I think I have been talking about running too much. I am turning into that old marathon bore that Helen, my wife, warned me about last year.  Once again I am droning on about me me me and running running running while it has been a big week in our house this week.  Both our older two children have left home and started university this week. (Not twins, just both starting at the same time.) Which is of course wonderful and a bit gut-wrenching at the same time. And being a man of Scottish Presbyterian heritage I naturally want to talk to you all in great detail about my feelings over this important transition in our lives. Ha ha. Not really. Which might be why I have gone on about running so much this time. Hmmm…

This week’s haiku:

Training’s not so good
but it is all in the mind.
So please sponsor me.

38 Days to go and I am ill (but it’s only a cold)

September 24, 2009

Yes I have a cold, so I haven’t done the 10 mile run I should have done today by my runners world schedule    (pronounced with a sh like shed – I may be doing the New York Marathon but I will keep my standards). Any excuse it seems to avoid running those long distances.

I think that I have been anxious about a recurrence of the serious medical problem that prevented me from running last year and that has been a bit of an elephant in the room as it were. However, I got the all clear from the hospital earlier this month and don’t have to have another check up for a year! And  now I have done a 16 mile and an 18 mile run with only a normal amount of pain and muscle ache, all should be ok. But that doesn’t seem to stop me having crazy anxiety dreams about it. Being chased by large wolf-like beasts; or being trapped in a room with the walls closing in: the usual sort of thing.

I think the long runs have helped me feel a bit more positive about the whole thing and have prompted me to actually look  forward to the marathon and the trip to New York. A city I really love.

And on that note. Thanks for all the comments and support insisting that I still have my blogging mojo that literally one of you made. Good to know.  And another (the other) reader said I should be pushing the fundraising more. So here goes: Please please sponsor me. I am Fundraising Operations Manager for the NCT, so I really do need to raise some sponsorship for this run. It could get embarrassing.

I do think I am still a bit rusty with the blogging. After going on about campaigning for permanent signage on the London Overground  (MOSP), since this is an NCT thing, I should have said “And talking about campaigning, the NCT Campaigns and Public Policy Team is doing fantastic work at a UK-wide and local level working to improve people’s experience of pregnancy , birth and early parenthood.  Why not visit http://www.nct.org.uk/active/  to find out more and see how you can get involved!”  But I didn’t, so apologies Campaign & Public Policy Team.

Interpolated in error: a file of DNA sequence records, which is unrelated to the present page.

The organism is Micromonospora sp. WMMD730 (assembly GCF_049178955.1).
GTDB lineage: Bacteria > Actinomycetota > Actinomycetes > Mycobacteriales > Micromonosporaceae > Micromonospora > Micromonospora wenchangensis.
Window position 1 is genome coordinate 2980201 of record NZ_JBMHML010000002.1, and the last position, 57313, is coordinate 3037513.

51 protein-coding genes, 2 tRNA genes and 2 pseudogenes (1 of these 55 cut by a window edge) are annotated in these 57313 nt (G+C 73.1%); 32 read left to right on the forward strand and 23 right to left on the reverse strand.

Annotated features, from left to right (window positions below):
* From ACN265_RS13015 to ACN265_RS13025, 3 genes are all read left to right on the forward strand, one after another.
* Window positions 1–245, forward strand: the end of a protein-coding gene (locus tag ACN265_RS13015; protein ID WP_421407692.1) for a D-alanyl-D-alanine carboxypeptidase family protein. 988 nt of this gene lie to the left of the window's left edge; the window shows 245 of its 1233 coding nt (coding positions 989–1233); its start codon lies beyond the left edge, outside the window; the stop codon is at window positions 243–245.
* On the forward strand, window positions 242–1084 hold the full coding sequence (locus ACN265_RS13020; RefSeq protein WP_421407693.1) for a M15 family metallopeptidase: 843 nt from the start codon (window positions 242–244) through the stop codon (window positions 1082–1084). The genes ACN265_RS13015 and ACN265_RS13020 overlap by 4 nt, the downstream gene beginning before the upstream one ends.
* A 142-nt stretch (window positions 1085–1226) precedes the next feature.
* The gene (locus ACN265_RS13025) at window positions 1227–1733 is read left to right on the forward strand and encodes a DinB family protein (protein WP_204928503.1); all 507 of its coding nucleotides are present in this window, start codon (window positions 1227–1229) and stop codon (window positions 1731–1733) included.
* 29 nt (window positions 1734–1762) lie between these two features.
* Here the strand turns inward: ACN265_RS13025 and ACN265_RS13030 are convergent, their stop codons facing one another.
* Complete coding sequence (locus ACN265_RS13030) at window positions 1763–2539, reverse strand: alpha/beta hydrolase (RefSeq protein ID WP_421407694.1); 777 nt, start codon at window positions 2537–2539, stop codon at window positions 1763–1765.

Oh yes, I am also now in actual print on paper. Yes, rush to your local newsagent to pick up the exciting August issue of Charity Funding Report where, on page 34, you will find an article of stunning insight, wit and brilliance by me! If they have already sold out or by some crazy quirk don’t stock it let me know and I will send you a pdf! No haiku in the article, though.

I could not ignore
an elephant in the room
and was chased by wolves.

Only 41 Days to go!! Oh Crikey!

September 21, 2009

That’s right. Only 41 days until the New York Marathon. That doesn’t seem very long at all. (Because it isn’t.) It is less than six weeks, in fact.

I have been worried that I have lost my running mojo and my blogging mojo. Blogging has been very sporadic this time around. As has the running. I blame Neil Spencer. He writes the horoscope in The Observer. Like many people I don’t believe in horoscopes except when it suits me to do so. So sometime in early August when Neil told me that I should rest and take it easy until after my Birthday (28 August) I did what he said. I had a very lovely relaxing August with lots of food and drink and the occasional gentle run here and there.

This meant that a couple of weeks ago I spent a long night lying awake getting very worried about how far behind in my training I was and how I was miles behind where I was this time last year. I got into a bit of a panic.

(And did I mention that there are now only 41 days to go!!!)

So I have given myself a bit of a talking to (“Do some more running you soft southern soft softie!”) and have been out running a lot more.

Last weekend I ran a 16 mile run. It took me just over three hours, so it was quite slow.  (To give you an idea of how slow that is, my colleague, Andy, ran the Paris Marathon this year  – also raising funds for NCT – and completed it in pretty much exactly the same time it took me to run 16 miles. In other words he ran 10 miles further  in the same time.)